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Dublin: 15 °C Monday 13 July, 2020

Man (21) pleads guilty to drunken 'one punch' assault that killed friend on Halloween night in 2017

Luke O’Reilly died two weeks after being assaulted by Jack Hall Ellis in 2017.


AN APPRENTICE CARPENTER will be sentenced next month for a “one punch” assault on a friend who hit his head on the ground and later died from his injuries.

Jack Hall Ellis, 21, told gardaí he was acting in “drunkenness and anger” when he punched Luke O’Reilly, 20, once without warning as they left a pub on Halloween night in 2017.

The deceased fell and hit his head on the ground, causing brain injuries which led to his death in hospital two weeks later.

Hall Ellis, of Lismore Road, Crumlin, pleaded guilty at Dublin Circuit Criminal Court to unlawfully killing O’Reilly today.

The court heard that the deceased was assaulted in the early hours of 1 November at Old Blessington Road, Tallaght.

Garda David Morris told Dara Hayes BL, prosecuting, that Luke O’Reilly had been at the cinema that evening with his mother and sister, before heading out to meet a friend at the Metro Bar on the Old Blessington Road in Tallaght.

At about 2am, the deceased and his friend were walking away from the bar towards McDonalds in Tallaght Village.

Hall Ellis ran over and hit Luke once on the right side of the head in what was described by the friend of the deceased as a “sly dig”.

The deceased fell and a witness described a “clatter” as his head hit the ground.

Paramedics attended to the deceased at the scene but he did not regain consciousness and died on 13 November, 2017.

‘Drunkenness and anger’

Hall Ellis voluntarily went to a garda station on the same date and was interviewed.

He told gardaí that the deceased had “flirted with his girlfriend” the previous week and that he was annoyed because he thought they were friends.

He said he had hit the deceased “a slap”, which he accepted that the deceased did not know was coming and that he could therefore not defend himself.

Hall Ellis later told gardaí his actions had been caused by “drunkenness and anger”, and said that during the course of the night, he had drank seven to ten double rums.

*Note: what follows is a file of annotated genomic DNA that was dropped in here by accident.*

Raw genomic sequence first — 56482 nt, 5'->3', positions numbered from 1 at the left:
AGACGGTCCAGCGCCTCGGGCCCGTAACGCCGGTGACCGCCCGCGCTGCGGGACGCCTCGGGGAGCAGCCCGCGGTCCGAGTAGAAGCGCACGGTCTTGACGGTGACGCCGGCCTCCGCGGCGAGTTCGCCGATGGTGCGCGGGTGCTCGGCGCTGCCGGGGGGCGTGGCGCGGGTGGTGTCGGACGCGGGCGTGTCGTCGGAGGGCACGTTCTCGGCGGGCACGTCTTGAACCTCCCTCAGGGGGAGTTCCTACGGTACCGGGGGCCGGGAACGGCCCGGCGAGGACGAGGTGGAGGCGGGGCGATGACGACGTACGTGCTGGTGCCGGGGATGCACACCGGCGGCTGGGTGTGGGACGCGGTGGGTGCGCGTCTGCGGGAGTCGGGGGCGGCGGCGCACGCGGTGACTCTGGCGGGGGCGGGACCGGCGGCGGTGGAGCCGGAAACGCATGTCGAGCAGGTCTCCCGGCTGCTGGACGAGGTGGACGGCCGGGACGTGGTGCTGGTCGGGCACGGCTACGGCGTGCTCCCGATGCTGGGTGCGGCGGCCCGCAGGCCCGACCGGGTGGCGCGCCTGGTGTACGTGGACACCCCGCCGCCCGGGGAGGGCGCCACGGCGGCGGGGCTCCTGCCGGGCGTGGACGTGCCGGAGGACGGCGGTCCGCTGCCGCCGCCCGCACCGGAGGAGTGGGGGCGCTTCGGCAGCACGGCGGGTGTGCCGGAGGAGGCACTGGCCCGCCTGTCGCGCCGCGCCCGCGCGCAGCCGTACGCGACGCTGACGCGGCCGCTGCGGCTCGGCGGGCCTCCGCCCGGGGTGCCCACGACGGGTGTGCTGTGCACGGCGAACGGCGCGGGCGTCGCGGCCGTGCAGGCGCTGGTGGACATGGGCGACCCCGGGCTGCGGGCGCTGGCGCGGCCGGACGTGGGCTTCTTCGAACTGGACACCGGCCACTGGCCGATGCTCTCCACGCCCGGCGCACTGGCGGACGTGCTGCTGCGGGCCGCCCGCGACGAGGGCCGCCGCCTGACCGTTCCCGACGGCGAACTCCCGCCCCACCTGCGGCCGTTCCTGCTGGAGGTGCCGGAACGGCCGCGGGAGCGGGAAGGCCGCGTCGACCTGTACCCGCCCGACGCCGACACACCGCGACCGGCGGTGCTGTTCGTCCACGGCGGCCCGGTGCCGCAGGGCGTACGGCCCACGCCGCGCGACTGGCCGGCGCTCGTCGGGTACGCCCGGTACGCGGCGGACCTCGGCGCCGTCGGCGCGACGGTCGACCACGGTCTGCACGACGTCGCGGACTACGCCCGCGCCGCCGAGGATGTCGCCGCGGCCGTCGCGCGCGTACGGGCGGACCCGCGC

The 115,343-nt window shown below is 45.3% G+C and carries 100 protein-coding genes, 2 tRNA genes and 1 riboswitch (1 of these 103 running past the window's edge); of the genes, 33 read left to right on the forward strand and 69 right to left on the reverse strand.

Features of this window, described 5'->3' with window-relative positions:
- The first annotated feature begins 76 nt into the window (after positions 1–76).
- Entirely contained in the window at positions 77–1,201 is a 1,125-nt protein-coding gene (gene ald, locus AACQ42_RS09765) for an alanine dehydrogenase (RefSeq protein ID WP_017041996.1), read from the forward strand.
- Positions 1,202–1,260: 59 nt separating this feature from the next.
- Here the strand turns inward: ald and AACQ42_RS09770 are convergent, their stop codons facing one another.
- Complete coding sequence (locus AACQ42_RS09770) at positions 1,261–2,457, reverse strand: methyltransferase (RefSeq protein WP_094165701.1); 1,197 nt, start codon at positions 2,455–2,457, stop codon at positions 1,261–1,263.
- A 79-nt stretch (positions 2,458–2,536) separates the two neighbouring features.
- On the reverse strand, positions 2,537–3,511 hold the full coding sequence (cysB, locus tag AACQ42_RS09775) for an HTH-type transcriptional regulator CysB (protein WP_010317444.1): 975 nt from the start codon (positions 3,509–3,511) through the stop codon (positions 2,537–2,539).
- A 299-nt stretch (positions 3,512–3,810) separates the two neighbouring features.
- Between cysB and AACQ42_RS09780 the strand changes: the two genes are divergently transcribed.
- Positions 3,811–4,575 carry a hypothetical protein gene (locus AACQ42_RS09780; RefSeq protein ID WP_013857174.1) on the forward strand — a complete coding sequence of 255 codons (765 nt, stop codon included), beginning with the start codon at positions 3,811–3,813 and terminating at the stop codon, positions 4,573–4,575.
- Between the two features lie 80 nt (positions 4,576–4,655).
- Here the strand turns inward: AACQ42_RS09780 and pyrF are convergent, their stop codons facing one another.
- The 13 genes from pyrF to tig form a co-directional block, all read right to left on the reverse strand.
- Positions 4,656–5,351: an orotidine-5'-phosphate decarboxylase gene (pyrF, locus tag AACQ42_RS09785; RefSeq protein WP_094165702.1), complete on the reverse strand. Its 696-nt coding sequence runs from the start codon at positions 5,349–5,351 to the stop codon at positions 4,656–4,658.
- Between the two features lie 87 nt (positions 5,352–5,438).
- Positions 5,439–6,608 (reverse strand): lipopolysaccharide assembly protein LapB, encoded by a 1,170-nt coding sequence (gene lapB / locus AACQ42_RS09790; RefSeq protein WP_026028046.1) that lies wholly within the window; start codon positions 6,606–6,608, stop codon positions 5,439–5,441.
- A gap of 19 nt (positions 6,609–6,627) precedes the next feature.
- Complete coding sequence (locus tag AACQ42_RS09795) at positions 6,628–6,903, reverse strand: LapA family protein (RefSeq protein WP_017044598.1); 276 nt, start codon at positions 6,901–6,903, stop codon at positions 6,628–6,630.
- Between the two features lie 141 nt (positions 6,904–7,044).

He expressed remorse and became emotional while speaking to gardaí, and also apologised to the family of the deceased, saying the incident had been a “tragic accident”.

“I just want Luke’s ma to know I did not mean to do that to her son,” he said. “Drink got the better of me.”

In her victim impact statement, Luke O’Reilly’s mother, Janet O’Brien, paid tribute to her son and described how he had always been there for family and friends and was protective of his siblings.

“He was often described as a gentle giant,” she said O’Brien, adding that her son was thoughtful and always anxious for other people to be happy.

She said the family were “completely broken” by his loss, and how they think about milestones he will never celebrate and feel his absence at family occasions.

“He should be here,” she told Judge Greally.

No responsibility

The mother of the deceased also told the court they had never discussed organ donation due to Luke’s young age, but she knew it was something he would do in order to save another family from going through the same loss.

She also said she still expects him to walk through the door and wishes for one more hug that she knew in her “shattered heart” would never come.

His aunt, Karen Lynch, also told the court: “People need to realise life is precious and easily lost. They need to think before taking actions they might regret.”

Garda David Morris agreed with Michael Bowman SC, defending, that the deceased had no responsibility for what happened, that he had acted entirely appropriately during the night prior to the incident and had not jeered or antagonised Hall Ellis in any way.

Judge Melanie Greally adjourned sentencing to allow reports to be prepared and listed the case for mention next month so a final sentence date can be set.

The court will also hear a plea in mitigation from lawyers defending Hall Ellis on the same date.

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About the author:

Fiona Ferguson

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